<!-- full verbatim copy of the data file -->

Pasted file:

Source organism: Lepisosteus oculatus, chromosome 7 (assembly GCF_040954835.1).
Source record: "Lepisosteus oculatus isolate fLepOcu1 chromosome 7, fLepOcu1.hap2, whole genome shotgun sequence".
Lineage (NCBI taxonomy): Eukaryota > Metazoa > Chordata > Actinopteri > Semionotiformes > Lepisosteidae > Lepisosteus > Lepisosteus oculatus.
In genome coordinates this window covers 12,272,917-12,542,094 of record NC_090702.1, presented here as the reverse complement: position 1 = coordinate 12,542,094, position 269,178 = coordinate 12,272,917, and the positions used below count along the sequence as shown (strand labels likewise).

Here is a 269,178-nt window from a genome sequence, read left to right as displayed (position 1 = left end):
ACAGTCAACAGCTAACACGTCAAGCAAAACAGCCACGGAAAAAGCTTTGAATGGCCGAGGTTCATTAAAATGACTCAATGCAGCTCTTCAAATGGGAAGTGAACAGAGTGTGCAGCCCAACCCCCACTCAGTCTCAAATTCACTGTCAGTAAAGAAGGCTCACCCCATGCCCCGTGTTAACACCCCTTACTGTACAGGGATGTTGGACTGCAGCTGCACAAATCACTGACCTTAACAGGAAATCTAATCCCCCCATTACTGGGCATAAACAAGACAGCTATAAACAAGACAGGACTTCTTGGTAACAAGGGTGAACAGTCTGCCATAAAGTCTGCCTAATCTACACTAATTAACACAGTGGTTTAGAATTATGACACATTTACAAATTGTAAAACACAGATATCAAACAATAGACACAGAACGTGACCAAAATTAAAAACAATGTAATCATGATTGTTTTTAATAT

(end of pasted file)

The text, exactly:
Source organism: Lepisosteus oculatus, chromosome 7 (assembly GCF_040954835.1).
Source record: "Lepisosteus oculatus isolate fLepOcu1 chromosome 7, fLepOcu1.hap2, whole genome shotgun sequence".
Lineage (NCBI taxonomy): Eukaryota > Metazoa > Chordata > Actinopteri > Semionotiformes > Lepisosteidae > Lepisosteus > Lepisosteus oculatus.
In genome coordinates this window covers 12,272,917-12,542,094 of record NC_090702.1, presented here as the reverse complement: position 1 = coordinate 12,542,094, position 269,178 = coordinate 12,272,917, and the positions used below count along the sequence as shown (strand labels likewise).

Here is a 269,178-nt window from a genome sequence, read left to right as displayed (position 1 = left end):
ACAGTCAACAGCTAACACGTCAAGCAAAACAGCCACGGAAAAAGCTTTGAATGGCCGAGGTTCATTAAAATGACTCAATGCAGCTCTTCAAATGGGAAGTGAACAGAGTGTGCAGCCCAACCCCCACTCAGTCTCAAATTCACTGTCAGTAAAGAAGGCTCACCCCATGCCCCGTGTTAACACCCCTTACTGTACAGGGATGTTGGACTGCAGCTGCACAAATCACTGACCTTAACAGGAAATCTAATCCCCCCATTACTGGGCATAAACAAGACAGCTATAAACAAGACAGGACTTCTTGGTAACAAGGGTGAACAGTCTGCCATAAAGTCTGCCTAATCTACACTAATTAACACAGTGGTTTAGAATTATGACACATTTACAAATTGTAAAACACAGATATCAAACAATAGACACAGAACGTGACCAAAATTAAAAACAATGTAATCATGATTGTTTTTAATAT